Testing for West Nile under way
Public Health Sudbury & Districts is starting up its annual summer testing for West Nile virus.
According to the release, everyone is at risk of contracting West Nile virus, and preventing mosquito bites is important to protect yourself and your family. Photo by Erop Kameneb - unsplash.com
The summer-time testing of the West Nile virus is underway in the Manitoulin and Sudbury districts.
According to a release, Public Health Sudbury & Districts is starting up it’s annual testing for the virus in mosquitoes.
The health units state in past years mosquitoes carrying the virus have been found in both districts.
The trapping and testing begin now and will continue throughout the late summer.
West Nile virus is spread to humans through the bite of an infected mosquito. Mosquitoes get the virus by feeding on infected birds. The overall risk of becoming infected with West Nile virus is low. Symptoms of the West Nile virus can range from having mild to no symptoms.
Mild symptoms include:
- body aches,
- mild rash, and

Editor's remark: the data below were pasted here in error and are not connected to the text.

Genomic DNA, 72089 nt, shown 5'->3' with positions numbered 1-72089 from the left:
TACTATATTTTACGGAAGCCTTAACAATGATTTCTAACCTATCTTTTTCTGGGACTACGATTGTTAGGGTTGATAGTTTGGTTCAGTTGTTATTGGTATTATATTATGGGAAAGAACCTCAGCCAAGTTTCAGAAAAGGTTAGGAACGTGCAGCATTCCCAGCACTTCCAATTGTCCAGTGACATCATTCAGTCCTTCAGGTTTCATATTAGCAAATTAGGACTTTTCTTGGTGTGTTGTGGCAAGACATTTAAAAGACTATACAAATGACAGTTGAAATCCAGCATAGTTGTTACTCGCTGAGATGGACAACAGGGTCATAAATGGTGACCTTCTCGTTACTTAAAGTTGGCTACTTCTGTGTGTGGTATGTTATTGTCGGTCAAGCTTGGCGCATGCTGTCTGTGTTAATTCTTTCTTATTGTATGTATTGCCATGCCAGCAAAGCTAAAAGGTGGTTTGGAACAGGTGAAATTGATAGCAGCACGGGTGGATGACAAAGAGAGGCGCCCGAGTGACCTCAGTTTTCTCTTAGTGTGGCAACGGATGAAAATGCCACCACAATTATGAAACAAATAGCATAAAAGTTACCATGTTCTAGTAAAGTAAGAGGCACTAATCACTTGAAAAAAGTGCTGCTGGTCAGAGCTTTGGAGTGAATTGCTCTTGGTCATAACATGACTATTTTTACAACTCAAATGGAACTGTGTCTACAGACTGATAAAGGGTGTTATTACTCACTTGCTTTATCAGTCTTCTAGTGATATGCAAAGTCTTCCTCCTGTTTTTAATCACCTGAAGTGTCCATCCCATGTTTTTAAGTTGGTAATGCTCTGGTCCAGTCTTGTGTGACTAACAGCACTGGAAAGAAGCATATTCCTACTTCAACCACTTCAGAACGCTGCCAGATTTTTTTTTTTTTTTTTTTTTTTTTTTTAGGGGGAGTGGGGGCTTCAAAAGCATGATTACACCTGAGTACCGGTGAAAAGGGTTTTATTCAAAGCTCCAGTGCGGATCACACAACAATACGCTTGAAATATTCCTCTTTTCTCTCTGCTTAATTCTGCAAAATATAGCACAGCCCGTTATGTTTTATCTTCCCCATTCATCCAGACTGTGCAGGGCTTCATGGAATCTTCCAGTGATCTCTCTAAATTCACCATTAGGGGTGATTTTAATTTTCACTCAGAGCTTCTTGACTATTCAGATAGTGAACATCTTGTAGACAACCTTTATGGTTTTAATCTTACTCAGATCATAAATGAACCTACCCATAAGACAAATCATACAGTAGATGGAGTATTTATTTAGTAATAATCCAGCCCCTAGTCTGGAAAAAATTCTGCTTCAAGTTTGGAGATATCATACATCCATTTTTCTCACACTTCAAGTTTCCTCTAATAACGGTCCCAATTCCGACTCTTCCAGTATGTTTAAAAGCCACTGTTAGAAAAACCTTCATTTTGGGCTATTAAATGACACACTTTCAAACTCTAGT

- swollen lymph glands
- In very rare cases the infection can affect the central nervous system and cause serious
- high fever,
- severe headache,
- stiff neck,
- difficulty swallowing,
- nausea or vomiting,
- loss of consciousness,
- muscle weakness, and
Late summer is typically the time of greatest risk for contracting West Nile virus. This is when mosquitoes can carry higher levels of the virus, and it is a time when people might not be as diligent about protecting themselves from mosquito bites.
Here are some simple measures you can take to protect yourself and your family:
- Use an insect repellent approved by Health Canada and follow the application recommendations on the package.
- Stay indoors, if possible, from dusk to dawn when mosquitos are most active.
- Wear light-coloured clothing, including long sleeves, long pants, socks, and a hat whenever you are outdoors.
- Check your window and door screens to ensure that there are no tears or holes for mosquitoes to get through.
Mosquitoes need only a small amount of calm, standing water to lay their eggs and for larvae to hatch.
Reduce mosquito breeding areas by changing or removing standing water at least once a week from the following areas:
- bird baths
- old tires
- containers, barrels
- flower pot saucers
- swimming pool covers, wading pools
- clogged gutters and eaves troughs
- clogged drainage ditches
- small containers like cans or bottle tops
- unused children’s toys
For more information and resources about the West Nile virus, visit www.phsd.ca or call 705.522.9200, ext. 464 (toll-free at 1.866.522.9200).